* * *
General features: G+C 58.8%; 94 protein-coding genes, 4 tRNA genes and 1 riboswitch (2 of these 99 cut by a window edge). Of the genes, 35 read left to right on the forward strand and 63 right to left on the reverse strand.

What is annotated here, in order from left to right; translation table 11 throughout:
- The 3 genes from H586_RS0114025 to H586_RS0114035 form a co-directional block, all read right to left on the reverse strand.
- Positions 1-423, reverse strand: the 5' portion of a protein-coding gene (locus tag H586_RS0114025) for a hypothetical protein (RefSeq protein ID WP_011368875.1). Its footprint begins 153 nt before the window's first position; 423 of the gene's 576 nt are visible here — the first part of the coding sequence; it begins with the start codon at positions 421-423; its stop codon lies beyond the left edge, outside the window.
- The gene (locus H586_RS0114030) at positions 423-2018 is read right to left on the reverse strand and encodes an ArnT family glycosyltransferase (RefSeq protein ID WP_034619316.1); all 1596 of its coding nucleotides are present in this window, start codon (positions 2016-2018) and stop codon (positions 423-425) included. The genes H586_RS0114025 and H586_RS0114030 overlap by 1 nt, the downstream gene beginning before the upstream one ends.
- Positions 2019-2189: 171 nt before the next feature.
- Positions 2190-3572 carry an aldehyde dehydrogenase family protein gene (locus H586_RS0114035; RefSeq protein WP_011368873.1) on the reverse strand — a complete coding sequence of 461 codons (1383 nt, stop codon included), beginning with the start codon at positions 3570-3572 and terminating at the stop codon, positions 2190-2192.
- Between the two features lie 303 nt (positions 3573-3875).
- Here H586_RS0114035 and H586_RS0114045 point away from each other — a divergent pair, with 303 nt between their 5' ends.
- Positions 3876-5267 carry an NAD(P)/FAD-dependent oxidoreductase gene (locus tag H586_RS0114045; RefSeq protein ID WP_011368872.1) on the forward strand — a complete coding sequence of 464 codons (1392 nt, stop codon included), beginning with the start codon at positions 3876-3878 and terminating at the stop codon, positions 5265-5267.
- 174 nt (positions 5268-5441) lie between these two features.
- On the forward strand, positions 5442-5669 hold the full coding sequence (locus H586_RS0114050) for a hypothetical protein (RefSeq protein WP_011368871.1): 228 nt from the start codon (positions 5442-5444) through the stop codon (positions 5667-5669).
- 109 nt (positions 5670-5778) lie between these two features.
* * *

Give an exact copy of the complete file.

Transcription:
General features: G+C 58.8%; 94 protein-coding genes, 4 tRNA genes and 1 riboswitch (2 of these 99 cut by a window edge). Of the genes, 35 read left to right on the forward strand and 63 right to left on the reverse strand.

What is annotated here, in order from left to right; translation table 11 throughout:
- The 3 genes from H586_RS0114025 to H586_RS0114035 form a co-directional block, all read right to left on the reverse strand.
- Positions 1-423, reverse strand: the 5' portion of a protein-coding gene (locus tag H586_RS0114025) for a hypothetical protein (RefSeq protein ID WP_011368875.1). Its footprint begins 153 nt before the window's first position; 423 of the gene's 576 nt are visible here — the first part of the coding sequence; it begins with the start codon at positions 421-423; its stop codon lies beyond the left edge, outside the window.
- The gene (locus H586_RS0114030) at positions 423-2018 is read right to left on the reverse strand and encodes an ArnT family glycosyltransferase (RefSeq protein ID WP_034619316.1); all 1596 of its coding nucleotides are present in this window, start codon (positions 2016-2018) and stop codon (positions 423-425) included. The genes H586_RS0114025 and H586_RS0114030 overlap by 1 nt, the downstream gene beginning before the upstream one ends.
- Positions 2019-2189: 171 nt before the next feature.
- Positions 2190-3572 carry an aldehyde dehydrogenase family protein gene (locus H586_RS0114035; RefSeq protein WP_011368873.1) on the reverse strand — a complete coding sequence of 461 codons (1383 nt, stop codon included), beginning with the start codon at positions 3570-3572 and terminating at the stop codon, positions 2190-2192.
- Between the two features lie 303 nt (positions 3573-3875).
- Here H586_RS0114035 and H586_RS0114045 point away from each other — a divergent pair, with 303 nt between their 5' ends.
- Positions 3876-5267 carry an NAD(P)/FAD-dependent oxidoreductase gene (locus tag H586_RS0114045; RefSeq protein ID WP_011368872.1) on the forward strand — a complete coding sequence of 464 codons (1392 nt, stop codon included), beginning with the start codon at positions 3876-3878 and terminating at the stop codon, positions 5265-5267.
- 174 nt (positions 5268-5441) lie between these two features.
- On the forward strand, positions 5442-5669 hold the full coding sequence (locus H586_RS0114050) for a hypothetical protein (RefSeq protein WP_011368871.1): 228 nt from the start codon (positions 5442-5444) through the stop codon (positions 5667-5669).
- 109 nt (positions 5670-5778) lie between these two features.